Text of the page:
Month: September 2009

100 Days, 100 Comics #25: ‘Green Lantern’ #46

Posted by – September 30, 2009

Green Lantern #46First of all, how crazy is it that the last Green Lantern #46 had Mongul in it as well during “Reign of the Supermen!”? Funny how that stuff happens.

I was wondering when the story was going to get back to Mongul, now that he’d fashioned those gigantic pieces of hate bling for himself from the rings of the fallen Sinestro Corps members. Indigo-1 showed up with Hal, fresh out of Blackest Night #3, and I was really hoping to see some more drama among Hal, Carol, and Sinestro before they formed their obligatory truce, but that was more or less a footnote before Sinestro finally confronted Mongul and the necessary status quo was achieved to put the big yellow dude out of commission so that the Black Lanterns can be dealt with.

The final confrontation between Sinestro and Mongul worked for me, but this issue really read like it was in a hurry up to that point, just fast forwarding and putting other plot points off to be dealt with later until the finale arrived. Mahnke’s art, of course, is gorgeous, and I liked Indigo-1 way better this issue — though I’m sure that’s because she didn’t have another epically awkward monologue.

The action scenes were fine, but the writing and pacing just seemed a little impatient — specifically when they skipped right through events like the big pink dragon getting loose. It’s probably going to take me a good day or two to figure out if I think the last scene balanced all of that out, but I don’t think I’m going to know that until I see which threads come back up in the next issue.

100 Days, 100 Comics #24: ‘The Squirrel Machine’

Posted by – September 30, 2009

The Squirrel MachineHans Rickheit has always been an enigmatic authorial figure for me — I fittingly discovered him at MoCCA a few years ago while he was absent from his table, but whoever was manning it facilitated the sale of a couple volumes of his Chrome Fetus minicomics to me. His new graphic novel from Fantagraphics is a drastically more linear and cohesively dialoged story than those volumes, but the same spirit of steampunkish surreal exploration between internal and external relationships still pervades.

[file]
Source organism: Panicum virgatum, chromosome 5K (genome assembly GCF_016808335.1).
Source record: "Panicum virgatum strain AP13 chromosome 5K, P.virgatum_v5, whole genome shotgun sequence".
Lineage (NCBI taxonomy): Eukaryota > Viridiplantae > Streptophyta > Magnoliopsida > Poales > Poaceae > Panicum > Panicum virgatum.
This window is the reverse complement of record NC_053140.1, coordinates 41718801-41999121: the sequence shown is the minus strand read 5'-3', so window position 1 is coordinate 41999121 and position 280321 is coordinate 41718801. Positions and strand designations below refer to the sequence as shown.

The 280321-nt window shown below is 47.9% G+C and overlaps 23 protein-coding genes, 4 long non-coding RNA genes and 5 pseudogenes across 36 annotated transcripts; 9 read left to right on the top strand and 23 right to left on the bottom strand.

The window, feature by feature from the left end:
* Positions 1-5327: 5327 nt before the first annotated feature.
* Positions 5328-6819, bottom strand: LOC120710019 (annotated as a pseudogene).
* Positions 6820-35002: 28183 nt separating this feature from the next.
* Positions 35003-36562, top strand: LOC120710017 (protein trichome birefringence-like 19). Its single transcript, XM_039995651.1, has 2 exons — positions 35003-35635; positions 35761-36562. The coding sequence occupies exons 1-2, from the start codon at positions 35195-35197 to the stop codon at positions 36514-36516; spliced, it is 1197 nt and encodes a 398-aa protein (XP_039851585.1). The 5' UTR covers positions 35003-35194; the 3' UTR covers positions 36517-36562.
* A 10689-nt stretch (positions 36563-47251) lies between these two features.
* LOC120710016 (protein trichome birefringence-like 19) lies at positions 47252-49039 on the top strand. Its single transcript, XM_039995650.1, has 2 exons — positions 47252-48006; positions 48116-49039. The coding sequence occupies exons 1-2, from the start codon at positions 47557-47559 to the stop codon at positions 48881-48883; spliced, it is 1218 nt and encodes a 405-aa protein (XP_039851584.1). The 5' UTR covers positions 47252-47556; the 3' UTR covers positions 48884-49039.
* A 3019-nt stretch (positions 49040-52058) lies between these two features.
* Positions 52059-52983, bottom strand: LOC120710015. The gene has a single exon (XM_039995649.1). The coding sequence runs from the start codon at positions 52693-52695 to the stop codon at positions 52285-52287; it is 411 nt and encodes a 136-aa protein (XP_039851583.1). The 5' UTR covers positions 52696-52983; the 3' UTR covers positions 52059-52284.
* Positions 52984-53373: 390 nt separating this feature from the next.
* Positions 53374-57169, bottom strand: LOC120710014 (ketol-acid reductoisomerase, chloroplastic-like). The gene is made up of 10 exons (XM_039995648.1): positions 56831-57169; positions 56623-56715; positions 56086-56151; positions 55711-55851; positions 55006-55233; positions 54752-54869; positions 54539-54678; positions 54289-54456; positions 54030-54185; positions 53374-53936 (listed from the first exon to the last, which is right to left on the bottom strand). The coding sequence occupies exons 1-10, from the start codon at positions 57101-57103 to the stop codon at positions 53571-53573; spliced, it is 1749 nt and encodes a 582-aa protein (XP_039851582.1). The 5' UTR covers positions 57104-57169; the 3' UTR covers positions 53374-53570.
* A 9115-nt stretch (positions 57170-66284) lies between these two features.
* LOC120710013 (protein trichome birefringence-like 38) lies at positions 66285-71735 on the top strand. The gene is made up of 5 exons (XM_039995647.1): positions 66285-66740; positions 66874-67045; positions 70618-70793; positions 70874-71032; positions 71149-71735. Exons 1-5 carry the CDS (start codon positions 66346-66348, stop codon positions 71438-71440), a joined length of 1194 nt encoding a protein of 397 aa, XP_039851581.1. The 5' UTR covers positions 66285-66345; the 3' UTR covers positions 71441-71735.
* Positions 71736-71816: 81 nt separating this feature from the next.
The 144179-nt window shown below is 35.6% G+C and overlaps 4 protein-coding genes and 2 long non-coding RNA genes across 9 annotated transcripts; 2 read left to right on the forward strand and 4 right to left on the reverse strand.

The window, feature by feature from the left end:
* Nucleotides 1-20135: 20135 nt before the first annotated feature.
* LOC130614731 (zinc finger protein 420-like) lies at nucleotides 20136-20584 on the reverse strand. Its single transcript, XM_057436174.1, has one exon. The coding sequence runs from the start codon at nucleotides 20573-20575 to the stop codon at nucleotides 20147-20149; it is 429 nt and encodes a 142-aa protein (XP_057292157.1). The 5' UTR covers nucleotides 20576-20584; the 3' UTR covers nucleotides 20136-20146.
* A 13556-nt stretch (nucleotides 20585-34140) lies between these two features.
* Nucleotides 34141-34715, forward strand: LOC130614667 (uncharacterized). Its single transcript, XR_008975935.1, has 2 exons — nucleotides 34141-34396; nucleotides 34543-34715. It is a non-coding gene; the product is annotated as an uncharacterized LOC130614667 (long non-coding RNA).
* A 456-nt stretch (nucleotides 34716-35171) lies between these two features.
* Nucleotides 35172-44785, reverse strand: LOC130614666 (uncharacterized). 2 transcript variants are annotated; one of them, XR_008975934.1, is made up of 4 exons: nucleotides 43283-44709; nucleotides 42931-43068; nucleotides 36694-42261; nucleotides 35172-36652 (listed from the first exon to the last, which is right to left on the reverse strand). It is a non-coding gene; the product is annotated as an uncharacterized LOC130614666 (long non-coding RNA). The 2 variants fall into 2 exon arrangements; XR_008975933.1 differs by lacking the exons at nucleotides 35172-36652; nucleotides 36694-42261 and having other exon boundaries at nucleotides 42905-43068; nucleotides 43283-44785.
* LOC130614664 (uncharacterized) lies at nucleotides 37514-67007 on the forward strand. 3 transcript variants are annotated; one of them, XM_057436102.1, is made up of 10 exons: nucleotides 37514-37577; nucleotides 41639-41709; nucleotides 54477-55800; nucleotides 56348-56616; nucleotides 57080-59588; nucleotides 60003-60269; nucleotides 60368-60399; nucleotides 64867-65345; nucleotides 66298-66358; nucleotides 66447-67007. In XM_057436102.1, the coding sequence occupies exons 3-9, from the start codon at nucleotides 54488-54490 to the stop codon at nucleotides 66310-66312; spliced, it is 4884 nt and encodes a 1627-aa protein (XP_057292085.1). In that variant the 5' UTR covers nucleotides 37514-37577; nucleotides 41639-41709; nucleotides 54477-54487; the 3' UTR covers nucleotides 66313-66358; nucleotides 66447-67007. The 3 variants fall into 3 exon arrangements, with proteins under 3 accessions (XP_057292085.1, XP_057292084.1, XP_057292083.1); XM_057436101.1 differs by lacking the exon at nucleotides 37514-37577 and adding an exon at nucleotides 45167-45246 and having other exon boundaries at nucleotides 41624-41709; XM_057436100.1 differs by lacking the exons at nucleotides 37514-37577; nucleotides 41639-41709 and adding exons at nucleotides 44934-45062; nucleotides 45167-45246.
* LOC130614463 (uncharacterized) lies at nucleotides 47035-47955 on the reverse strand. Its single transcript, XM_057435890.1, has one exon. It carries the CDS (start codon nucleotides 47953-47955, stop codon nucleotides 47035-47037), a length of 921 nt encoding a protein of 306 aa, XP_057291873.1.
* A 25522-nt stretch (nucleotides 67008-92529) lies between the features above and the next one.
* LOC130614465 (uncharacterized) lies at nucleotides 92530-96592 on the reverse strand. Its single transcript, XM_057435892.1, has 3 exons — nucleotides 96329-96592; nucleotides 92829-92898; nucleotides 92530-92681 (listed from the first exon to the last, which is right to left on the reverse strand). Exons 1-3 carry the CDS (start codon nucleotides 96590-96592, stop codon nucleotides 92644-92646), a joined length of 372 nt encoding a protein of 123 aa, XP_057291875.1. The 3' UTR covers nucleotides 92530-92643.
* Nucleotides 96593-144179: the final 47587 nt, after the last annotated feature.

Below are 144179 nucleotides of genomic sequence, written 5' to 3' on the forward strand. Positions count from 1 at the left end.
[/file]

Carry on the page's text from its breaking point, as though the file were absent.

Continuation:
In its simplest terms, the Squirrel Machine narrative is the tale of two brothers, Edmund and William, and their quest to master an organ assembled from pig heads. Edmund is a bit of a mad scientist, consumed by constructs that transhumanistically merge mechanics and biological systems for these grand sculptures of form and sound. The quest puts him at odds with his own family, however, and results in his own renewed efforts to help them — perhaps out of guilt. I was a little unclear on that, though.

The result is something along the lines of Alice in Wonderland meets Clive Barker’s Hellraiser in a visual spectacle that revives motifs from Rickheit’s earlier work, such gasmaskish facial interface devices, adolescent sexual discovery, and intimate relationships with animals that are not necessarily sexual. His storytelling style is a brilliantly paced series of chapters, that leave as much to the imagination between panels as they unveil in his larger scenes of Rube Goldbergian invention and menacing surprise shots that lie between M.C. Escher and H.R. Giger.

There’s an ongoing refrain of physical penetrations and external community confrontations that kicks off from the very beginning where Edmund finds himself awakened outside of his house. Most of these events explore major changes in his life brought on by what lies through the given scene’s metaphorical rabbit hole, and how that new discovery complicates his life further.

Rickheit’s linework is utterly astounding throughout, and his imagery is densely compacted in many circumstances. There’s an obsessively completist urge that appears to fuel his pages and balances well with the central character’s innocence, though the elegance of the story really resonates in the challenge to that innocence forced by the ending.